Like I said, I know people will disagree completely with the suggestion of moving up and the guys I’m touting as the motive. If I can trade up and take a shot on Ryan Mallett based purely on the tape, I’m doing it. We hear all about the character problems, yet nobody has ever gone into details and shown hard evidence. I’ve never met the guy, I can’t judge him. Maybe my opinion changes after several meetings, work outs and dinner’s? Watching the tape I’m seeing the physical tools, the pro-concepts, the ability to diagnose a defense, progress through his reads and be accurate enough to make the big arm effective. He’s not flawless, I know every argument that is critical of his game. Even so, if I can secure Mallett using the #25 and the #57 I’m doing it.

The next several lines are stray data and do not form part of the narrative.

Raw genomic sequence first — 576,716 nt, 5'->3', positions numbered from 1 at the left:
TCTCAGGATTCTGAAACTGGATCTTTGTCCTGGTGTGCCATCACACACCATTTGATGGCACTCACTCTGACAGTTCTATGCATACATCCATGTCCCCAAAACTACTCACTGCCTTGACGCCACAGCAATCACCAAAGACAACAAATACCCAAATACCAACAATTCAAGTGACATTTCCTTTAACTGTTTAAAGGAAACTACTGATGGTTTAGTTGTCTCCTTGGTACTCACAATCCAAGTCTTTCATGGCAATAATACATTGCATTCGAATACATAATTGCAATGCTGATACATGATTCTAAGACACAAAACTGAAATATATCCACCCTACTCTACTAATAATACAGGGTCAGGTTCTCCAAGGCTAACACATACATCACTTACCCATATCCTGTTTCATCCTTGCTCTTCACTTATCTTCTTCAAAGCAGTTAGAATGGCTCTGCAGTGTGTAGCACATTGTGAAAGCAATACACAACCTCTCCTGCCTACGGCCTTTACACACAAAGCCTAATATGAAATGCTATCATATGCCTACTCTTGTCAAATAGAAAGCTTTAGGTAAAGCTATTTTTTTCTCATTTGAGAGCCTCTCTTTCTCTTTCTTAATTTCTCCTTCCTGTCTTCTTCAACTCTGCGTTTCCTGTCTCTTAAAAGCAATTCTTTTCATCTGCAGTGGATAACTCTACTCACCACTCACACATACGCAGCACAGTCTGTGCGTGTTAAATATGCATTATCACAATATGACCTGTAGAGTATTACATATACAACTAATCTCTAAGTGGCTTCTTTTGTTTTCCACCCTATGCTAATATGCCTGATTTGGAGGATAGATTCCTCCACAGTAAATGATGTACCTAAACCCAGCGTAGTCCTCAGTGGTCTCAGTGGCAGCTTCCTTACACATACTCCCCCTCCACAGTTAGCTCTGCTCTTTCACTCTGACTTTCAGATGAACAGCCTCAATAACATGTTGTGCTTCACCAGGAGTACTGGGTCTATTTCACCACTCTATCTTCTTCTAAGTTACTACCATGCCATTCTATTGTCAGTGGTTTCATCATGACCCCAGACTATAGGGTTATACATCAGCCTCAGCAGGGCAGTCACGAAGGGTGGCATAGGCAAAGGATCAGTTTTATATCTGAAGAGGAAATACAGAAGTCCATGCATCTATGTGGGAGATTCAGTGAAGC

For people wondering about scheme – I say adapt it. Mimic Norv Turner’s offense in San Diego. Task Tom Cable to create a clean pocket – why else do you make the big splash on an offensive line coach? Of course you need players too, so go get a Gallery or a Joseph to play guard, consider re-signing Chris Spencer and find the way to upgrade the right tackle position without needing to spend the top picks (it is possible, believe it or not). Kansas City turned their offensive line from a major negative into a great positive in a short space of time, it isn’t impossible if you have the right plan.
Is this realistic? I have my doubts, not only because you’ll need to find a willing trade partner – but I also remain unconvinced Pete Carroll and John Schneider feel the way I do about Mallett. That’s just a hunch.